Classical Architecture: The Poetics of Order

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MIT Press, 1986 - Architecture - 306 pages
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This fascinating introduction to classical art and architecture is the first book to investigate the way classical buildings are put together as formal structures. It researches the generative rules, the poetics of composition that classical architecture shares with classical music, poetry, and drama, and is enriched by a variety of examples and an extensive analysis of compositional rules. The 205 line drawings make up a discourse of their own, a pictorial text that serves as an introductory theory of composition or basic design aid.

Drawing from Vitruvius, the poetics of Aristotle, the theories of classical architecture, music, and poetry since the Renaissance, and the poetics of the Russian formalists, the authors present classical architecture as a coherent system of architectural thinking that is capable of producing a tragic humanistic discourse, a public art with critical, moral, and philosophical meaning.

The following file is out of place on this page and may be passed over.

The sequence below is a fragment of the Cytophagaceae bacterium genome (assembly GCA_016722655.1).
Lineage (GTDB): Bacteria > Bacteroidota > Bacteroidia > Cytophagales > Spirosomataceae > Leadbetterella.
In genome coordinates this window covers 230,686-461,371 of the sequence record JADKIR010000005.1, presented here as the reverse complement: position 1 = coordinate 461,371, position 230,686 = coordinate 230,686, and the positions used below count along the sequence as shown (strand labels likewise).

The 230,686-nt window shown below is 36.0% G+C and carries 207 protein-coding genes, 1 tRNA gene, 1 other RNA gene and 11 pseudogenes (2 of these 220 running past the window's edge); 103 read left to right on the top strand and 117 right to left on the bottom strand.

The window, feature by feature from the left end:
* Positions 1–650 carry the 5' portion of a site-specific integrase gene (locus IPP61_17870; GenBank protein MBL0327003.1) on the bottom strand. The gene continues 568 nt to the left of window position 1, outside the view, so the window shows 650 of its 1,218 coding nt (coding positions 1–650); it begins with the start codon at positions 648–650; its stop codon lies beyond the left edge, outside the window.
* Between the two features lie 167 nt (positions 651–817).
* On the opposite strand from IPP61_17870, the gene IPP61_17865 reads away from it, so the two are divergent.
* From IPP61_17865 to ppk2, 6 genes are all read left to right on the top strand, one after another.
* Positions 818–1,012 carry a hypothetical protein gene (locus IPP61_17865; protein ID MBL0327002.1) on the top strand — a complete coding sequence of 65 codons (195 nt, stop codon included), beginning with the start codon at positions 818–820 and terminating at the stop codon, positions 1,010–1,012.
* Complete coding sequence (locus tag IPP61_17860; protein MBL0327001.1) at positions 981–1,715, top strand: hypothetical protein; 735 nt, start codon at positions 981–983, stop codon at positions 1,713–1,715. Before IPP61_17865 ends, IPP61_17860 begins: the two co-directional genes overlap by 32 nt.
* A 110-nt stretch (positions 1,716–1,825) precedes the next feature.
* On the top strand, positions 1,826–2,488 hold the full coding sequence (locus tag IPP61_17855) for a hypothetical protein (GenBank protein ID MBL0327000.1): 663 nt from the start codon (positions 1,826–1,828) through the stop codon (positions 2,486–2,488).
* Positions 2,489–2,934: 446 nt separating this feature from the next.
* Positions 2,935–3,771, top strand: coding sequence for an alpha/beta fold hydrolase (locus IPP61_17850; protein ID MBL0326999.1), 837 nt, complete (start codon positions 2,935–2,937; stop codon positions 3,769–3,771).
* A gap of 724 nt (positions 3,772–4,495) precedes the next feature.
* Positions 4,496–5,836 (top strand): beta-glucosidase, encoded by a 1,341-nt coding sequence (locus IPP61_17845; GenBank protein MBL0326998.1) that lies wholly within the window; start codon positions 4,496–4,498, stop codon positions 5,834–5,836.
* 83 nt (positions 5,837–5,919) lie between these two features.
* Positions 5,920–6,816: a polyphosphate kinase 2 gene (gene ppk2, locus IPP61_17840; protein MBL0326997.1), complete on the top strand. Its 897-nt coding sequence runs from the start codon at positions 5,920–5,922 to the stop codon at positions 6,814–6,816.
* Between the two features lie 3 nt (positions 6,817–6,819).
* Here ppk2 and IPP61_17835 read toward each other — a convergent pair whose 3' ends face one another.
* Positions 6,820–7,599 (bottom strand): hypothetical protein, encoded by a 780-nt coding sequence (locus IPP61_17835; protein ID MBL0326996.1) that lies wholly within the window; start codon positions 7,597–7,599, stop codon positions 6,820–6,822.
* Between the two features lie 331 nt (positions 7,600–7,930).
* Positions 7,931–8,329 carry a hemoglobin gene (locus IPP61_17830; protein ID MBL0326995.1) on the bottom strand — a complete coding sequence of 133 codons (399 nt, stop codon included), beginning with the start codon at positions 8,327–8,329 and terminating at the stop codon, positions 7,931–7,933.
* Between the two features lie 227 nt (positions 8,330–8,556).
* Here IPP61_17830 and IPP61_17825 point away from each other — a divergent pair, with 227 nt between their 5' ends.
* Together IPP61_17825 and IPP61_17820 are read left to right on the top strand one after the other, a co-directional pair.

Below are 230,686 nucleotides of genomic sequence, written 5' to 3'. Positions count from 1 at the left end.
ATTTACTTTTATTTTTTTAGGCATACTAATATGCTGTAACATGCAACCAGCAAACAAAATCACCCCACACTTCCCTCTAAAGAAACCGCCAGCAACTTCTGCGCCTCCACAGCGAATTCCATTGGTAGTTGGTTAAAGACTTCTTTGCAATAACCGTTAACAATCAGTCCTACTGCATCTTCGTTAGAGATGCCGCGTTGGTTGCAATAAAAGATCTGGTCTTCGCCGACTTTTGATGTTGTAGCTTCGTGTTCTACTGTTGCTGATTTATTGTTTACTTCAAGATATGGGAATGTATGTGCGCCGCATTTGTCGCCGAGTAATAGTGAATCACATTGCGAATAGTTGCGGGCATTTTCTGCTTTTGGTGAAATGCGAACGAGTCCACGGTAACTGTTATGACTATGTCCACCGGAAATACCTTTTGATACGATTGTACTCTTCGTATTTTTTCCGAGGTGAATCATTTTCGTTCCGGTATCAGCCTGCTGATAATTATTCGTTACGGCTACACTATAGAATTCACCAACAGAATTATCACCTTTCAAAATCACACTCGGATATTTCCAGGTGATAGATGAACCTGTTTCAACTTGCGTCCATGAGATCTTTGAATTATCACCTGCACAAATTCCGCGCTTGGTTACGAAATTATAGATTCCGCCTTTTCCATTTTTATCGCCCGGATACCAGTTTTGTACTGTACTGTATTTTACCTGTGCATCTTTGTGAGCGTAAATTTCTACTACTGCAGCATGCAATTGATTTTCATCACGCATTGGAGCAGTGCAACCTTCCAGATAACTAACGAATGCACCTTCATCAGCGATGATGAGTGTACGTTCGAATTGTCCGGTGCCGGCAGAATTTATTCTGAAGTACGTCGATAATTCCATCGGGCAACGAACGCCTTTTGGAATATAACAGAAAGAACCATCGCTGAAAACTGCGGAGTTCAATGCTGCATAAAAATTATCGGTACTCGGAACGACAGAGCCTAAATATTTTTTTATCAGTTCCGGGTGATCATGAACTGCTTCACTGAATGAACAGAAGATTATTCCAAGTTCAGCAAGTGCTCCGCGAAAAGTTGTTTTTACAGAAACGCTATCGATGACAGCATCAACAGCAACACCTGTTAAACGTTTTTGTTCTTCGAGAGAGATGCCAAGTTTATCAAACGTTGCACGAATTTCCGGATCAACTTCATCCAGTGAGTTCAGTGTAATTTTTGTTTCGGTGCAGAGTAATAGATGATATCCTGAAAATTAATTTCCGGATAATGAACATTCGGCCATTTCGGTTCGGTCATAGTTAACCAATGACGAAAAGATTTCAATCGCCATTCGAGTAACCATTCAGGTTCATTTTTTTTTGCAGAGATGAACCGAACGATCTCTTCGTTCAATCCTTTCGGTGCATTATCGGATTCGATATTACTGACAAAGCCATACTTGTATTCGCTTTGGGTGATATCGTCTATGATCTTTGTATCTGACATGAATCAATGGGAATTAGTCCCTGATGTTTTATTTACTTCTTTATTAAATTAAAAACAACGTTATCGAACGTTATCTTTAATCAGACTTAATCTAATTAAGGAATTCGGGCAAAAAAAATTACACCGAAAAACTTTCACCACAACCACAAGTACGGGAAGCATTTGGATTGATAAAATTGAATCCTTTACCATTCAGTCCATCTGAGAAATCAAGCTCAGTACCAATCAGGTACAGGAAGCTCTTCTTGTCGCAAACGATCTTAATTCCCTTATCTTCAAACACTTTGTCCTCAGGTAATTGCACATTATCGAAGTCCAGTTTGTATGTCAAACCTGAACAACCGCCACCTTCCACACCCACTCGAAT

Alexander Tzonis is Crown Professor of Architectural Theory and Methodology at the Technische Hogeschool, Delft. Liane Lefaivre teaches at the Akademie voor Beeldende Kunsten in Arnhem.
 

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Contents

Section 1
1
Section 2
9
Section 3
25
Section 4
35
Section 5
83
Section 6
117
Section 7
158
Section 8
171
Section 9
243
Section 10
259
Section 11
267
Section 12
273
Section 13
284
Section 14
297
Copyright

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Visual Consumption
Jonathan Schroeder
No preview available - 2002
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About the author (1986)

Liane Lefaivre is Professor and Chair of History and Theory of Architecture, University of Applied Art, Vienna, and Research Associate at the Technical University of Delft.

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